With the coming into force of the bail-in regulations on September 23, 2018, Canada’s bail-in regime is now in place. This is a major milestone for Canada’s resolution regime and provides CDIC with a powerful tool to resolve a domestic systemically important bank (D-SIB) in the unlikely event that it fails or is about to fail.
Bail-in designed to reduce risk
In a bail-in, CDIC would take control of a failing D-SIB and recapitalize it by converting bail-in debt into equity, while ensuring that the bank remains open and continues to provide critical services to its customers. This is designed to preserve financial stability, minimize disruptions to the financial system, reduce taxpayer exposure and reduce incentives for systemically important banks and their shareholders to take excessive risk.
For further information on the bail-in tool and how it could be used, consult our
The 2008 financial crisis: impetus for change
The 2008 global financial crisis brought to light that some banks are "systemically important." In other words, they are so important to the functioning of the financial system and economy that they cannot be wound down under a conventional bankruptcy and liquidation process without resulting in unacceptable costs to the economy. These institutions are commonly labelled as "too-big-to-fail." With inadequate tools to deal with failed systemically important banks, authorities in other jurisdictions were forced to rely on taxpayer-funded capital injections (“bail-outs”) to support these institutions, in the interests of broader financial and economic stability. In contrast, a “bail-in” is intended to ensure that a failing bank’s creditors and shareholders—not taxpayers—bear the burden of the failure, by having their debt converted into common shares.
Regulations to implement the bail-in regime
While legislation established the bail-in framework, it left much of the details of the regime to regulation. There are two bail-in regulations:
These two bail-in regulations, which came into force on September 23, 2018, along with the Office of the Superintendent of Financial Institution’s (OSFI)
Total Loss Absorbing Capacity (TLAC) Guideline, ensure that D-SIBs have sufficient loss-absorbing capacity to support their recapitalization in the unlikely event of a failure. Under OSFI’s TLAC Guideline, D-SIBs are required to hold a minimum capacity to absorb losses, which acts as a buffer to protect depositors and taxpayers from loss. D-SIBs have until November 2021 to build these buffers, which can be composed of regulatory capital instruments and bail-in eligible senior debt.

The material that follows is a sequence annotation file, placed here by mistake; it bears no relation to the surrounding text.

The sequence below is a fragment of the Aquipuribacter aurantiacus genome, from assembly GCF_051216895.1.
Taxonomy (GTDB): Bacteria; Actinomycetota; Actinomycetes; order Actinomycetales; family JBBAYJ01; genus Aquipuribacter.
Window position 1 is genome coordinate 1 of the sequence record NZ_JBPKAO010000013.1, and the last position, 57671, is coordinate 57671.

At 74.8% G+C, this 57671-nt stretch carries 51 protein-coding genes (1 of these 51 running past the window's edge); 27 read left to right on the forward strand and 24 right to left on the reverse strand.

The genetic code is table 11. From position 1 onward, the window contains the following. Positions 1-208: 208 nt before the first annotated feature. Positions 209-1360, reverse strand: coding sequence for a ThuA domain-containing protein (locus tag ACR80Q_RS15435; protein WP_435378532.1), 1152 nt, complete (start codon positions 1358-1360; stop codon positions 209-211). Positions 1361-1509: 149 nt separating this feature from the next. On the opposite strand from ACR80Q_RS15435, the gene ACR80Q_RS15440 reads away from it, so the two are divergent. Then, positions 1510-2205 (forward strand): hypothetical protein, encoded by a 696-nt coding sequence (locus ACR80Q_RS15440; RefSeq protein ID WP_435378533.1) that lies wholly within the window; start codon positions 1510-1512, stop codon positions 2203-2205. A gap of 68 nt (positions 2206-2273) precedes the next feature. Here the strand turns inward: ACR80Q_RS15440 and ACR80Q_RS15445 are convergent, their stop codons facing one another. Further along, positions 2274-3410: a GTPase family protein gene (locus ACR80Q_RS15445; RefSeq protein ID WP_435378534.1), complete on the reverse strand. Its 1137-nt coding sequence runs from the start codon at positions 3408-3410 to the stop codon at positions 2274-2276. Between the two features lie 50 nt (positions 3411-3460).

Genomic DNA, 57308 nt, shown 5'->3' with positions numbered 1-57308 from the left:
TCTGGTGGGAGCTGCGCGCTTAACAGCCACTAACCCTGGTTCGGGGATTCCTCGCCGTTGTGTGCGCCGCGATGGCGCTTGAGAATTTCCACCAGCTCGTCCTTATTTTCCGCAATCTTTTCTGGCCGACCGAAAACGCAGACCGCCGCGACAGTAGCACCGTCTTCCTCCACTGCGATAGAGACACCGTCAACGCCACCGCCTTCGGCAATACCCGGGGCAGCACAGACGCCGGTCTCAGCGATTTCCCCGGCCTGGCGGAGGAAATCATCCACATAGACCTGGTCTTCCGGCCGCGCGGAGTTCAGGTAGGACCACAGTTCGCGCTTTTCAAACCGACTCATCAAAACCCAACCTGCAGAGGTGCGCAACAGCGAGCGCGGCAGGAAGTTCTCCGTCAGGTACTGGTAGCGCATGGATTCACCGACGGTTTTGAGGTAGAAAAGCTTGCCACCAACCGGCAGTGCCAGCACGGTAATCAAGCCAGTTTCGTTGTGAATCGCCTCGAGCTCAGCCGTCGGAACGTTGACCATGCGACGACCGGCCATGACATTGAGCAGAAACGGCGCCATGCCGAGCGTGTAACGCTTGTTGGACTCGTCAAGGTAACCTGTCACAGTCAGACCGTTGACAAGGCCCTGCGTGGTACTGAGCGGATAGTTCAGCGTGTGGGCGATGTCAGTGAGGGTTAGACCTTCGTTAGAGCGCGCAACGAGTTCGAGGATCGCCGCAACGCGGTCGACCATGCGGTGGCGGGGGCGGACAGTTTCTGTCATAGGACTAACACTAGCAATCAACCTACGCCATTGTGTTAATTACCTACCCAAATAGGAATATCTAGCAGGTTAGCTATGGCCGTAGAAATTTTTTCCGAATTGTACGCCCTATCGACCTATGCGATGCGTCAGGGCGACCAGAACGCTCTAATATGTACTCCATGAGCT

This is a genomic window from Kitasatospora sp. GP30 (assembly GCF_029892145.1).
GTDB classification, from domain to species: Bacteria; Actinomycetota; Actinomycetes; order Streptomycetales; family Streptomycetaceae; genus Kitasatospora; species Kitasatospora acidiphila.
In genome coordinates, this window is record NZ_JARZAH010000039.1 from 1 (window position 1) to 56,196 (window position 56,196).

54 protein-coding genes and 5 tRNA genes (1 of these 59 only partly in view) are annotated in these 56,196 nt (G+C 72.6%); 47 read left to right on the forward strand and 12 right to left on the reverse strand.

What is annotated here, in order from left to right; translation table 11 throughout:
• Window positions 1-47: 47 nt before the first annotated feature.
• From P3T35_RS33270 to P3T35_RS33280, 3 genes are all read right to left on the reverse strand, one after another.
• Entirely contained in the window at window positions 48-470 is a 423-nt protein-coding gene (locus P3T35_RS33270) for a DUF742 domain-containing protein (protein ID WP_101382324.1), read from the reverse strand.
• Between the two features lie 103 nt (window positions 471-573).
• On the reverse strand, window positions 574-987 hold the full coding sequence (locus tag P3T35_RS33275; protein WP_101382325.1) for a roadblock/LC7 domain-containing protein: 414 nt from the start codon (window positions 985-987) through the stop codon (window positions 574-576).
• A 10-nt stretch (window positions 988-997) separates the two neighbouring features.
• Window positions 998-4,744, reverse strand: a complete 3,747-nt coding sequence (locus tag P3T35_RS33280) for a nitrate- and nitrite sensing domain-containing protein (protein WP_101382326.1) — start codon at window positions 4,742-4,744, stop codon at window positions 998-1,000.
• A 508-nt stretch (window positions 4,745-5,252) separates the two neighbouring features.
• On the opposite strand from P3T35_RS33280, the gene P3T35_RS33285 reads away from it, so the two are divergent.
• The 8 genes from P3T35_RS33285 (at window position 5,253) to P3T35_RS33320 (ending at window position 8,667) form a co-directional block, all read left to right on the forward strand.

With the coming into force of the bail-in regulations, D-SIBs are now able to issue bail-in eligible instruments, and one D-SIB has already done so. On September 24, 2018, the Royal Bank of Canada (RBC) launched the inaugural issuance of bail-in eligible senior notes in Canada. RBC issued $2 billion in senior notes with a 5-year maturity attracting a broad investor base. The notes were issued at a spread of around 10 to 12 basis points over outstanding non-bail-inable senior notes. It is expected that other D-SIBs will also begin issuing bail-in eligible instruments in the short term in a number of markets.
Planning for bail-in resolution
In order to ensure CDIC is prepared for any banking failures, CDIC requires D-SIBs to develop resolution plans. These plans describe how D-SIBs could be resolved in an orderly manner, while ensuring the continuity of critical financial services. As part of this work, D-SIBS will be expected to demonstrate that they are prepared to support a bail-in conversion, including having the necessary data, systems and capabilities in place. CDIC is working with the D-SIBs to ensure these plans are realistic, credible and implementable so that Canadians can have confidence in the stability of the financial system.
In addition to the bail-in regulations, new compensation regulations came into force in March 2018. The
Compensation Regulations (under the
CDIC Act) set out an updated process for providing compensation to shareholders and creditors of CDIC federal member institutions if they are made worse off as a result of CDIC’s actions to resolve the institution (including through bail-in) than they would have been if the institution were liquidated. The regulations apply to all CDIC member institutions, and to all resolution tools (except payout and liquidation).